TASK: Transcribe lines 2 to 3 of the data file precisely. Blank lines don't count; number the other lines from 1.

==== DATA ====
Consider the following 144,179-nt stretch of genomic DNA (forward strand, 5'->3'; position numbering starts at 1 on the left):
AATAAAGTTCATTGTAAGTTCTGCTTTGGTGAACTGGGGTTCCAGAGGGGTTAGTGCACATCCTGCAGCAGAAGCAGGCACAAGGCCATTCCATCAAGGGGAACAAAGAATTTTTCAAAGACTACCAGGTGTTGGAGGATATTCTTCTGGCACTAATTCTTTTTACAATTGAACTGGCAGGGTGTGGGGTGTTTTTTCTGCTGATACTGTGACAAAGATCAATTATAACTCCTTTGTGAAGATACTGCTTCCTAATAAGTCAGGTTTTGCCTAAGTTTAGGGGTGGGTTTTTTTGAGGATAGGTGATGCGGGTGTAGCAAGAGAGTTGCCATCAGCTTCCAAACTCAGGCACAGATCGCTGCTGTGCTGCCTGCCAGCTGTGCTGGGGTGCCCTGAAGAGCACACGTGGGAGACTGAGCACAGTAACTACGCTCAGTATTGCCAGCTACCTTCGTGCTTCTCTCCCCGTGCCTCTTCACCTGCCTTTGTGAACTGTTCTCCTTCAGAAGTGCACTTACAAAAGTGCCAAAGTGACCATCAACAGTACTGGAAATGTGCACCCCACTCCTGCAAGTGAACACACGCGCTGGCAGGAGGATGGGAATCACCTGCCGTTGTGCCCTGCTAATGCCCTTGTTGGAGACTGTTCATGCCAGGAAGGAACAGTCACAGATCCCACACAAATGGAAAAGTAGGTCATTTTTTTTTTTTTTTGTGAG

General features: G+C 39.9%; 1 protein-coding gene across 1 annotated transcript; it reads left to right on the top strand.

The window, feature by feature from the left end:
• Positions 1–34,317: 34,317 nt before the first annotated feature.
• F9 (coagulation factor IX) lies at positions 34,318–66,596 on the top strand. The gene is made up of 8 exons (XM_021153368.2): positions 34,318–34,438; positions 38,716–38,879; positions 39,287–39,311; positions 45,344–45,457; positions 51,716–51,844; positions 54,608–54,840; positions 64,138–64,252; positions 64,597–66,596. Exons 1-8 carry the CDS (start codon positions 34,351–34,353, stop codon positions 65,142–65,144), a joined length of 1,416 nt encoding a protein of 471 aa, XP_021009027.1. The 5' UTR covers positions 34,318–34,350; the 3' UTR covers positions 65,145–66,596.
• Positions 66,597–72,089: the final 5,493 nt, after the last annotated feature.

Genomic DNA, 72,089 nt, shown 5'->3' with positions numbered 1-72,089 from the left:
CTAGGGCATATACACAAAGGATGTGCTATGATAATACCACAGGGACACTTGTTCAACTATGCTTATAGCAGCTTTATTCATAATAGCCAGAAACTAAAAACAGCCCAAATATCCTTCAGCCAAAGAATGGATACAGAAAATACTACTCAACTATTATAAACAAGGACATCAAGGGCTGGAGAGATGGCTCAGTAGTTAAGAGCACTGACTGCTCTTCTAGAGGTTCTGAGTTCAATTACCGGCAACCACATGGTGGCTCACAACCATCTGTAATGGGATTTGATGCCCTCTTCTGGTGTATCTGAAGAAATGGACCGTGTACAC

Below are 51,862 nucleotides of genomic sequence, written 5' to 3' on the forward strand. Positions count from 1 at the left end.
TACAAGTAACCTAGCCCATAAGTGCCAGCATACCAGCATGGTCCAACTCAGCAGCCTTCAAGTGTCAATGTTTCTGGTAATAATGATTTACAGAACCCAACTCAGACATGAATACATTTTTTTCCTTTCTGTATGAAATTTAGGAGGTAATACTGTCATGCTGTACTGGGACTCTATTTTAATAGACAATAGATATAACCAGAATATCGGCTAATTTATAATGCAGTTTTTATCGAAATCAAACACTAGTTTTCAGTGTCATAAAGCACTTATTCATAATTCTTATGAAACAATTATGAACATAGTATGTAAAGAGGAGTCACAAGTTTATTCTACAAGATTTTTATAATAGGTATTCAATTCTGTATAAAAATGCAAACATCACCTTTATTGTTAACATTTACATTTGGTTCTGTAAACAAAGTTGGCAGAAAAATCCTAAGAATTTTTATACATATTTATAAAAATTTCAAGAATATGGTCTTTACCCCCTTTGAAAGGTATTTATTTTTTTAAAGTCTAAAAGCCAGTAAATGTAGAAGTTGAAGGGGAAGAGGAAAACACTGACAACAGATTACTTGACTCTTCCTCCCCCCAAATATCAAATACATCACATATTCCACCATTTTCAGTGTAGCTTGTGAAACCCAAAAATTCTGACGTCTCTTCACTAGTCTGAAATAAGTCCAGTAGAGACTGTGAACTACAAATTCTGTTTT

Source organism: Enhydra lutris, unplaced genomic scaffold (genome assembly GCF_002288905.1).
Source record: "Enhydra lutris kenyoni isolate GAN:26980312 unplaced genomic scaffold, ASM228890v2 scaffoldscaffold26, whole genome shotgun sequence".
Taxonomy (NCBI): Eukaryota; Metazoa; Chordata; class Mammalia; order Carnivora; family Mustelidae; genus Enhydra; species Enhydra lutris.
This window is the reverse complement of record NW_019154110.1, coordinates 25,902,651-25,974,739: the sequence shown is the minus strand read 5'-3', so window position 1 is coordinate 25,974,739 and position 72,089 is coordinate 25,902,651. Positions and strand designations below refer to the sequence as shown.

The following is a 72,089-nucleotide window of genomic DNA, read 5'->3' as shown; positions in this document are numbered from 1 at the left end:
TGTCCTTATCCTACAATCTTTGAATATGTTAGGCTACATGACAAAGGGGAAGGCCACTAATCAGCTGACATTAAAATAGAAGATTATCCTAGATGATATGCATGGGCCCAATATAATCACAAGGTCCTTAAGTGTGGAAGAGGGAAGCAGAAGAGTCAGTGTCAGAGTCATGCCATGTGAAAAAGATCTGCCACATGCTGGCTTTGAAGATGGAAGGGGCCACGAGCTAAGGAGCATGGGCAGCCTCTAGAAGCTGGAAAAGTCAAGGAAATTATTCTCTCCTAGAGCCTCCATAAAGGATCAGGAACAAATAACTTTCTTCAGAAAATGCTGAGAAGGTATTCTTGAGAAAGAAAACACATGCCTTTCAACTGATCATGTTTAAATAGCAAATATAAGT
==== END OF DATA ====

AATAAAGTTCATTGTAAGTTCTGCTTTGGTGAACTGGGGTTCCAGAGGGGTTAGTGCACATCCTGCAGCAGAAGCAGGCACAAGGCCATTCCATCAAGGGGAACAAAGAATTTTTCAAAGACTACCAGGTGTTGGAGGATATTCTTCTGGCACTAATTCTTTTTACAATTGAACTGGCAGGGTGTGGGGTGTTTTTTCTGCTGATACTGTGACAAAGATCAATTATAACTCCTTTGTGAAGATACTGCTTCCTAATAAGTCAGGTTTTGCCTAAGTTTAGGGGTGGGTTTTTTTGAGGATAGGTGATGCGGGTGTAGCAAGAGAGTTGCCATCAGCTTCCAAACTCAGGCACAGATCGCTGCTGTGCTGCCTGCCAGCTGTGCTGGGGTGCCCTGAAGAGCACACGTGGGAGACTGAGCACAGTAACTACGCTCAGTATTGCCAGCTACCTTCGTGCTTCTCTCCCCGTGCCTCTTCACCTGCCTTTGTGAACTGTTCTCCTTCAGAAGTGCACTTACAAAAGTGCCAAAGTGACCATCAACAGTACTGGAAATGTGCACCCCACTCCTGCAAGTGAACACACGCGCTGGCAGGAGGATGGGAATCACCTGCCGTTGTGCCCTGCTAATGCCCTTGTTGGAGACTGTTCATGCCAGGAAGGAACAGTCACAGATCCCACACAAATGGAAAAGTAGGTCATTTTTTTTTTTTTTTGTGAG

General features: G+C 39.9%; 1 protein-coding gene across 1 annotated transcript; it reads left to right on the top strand.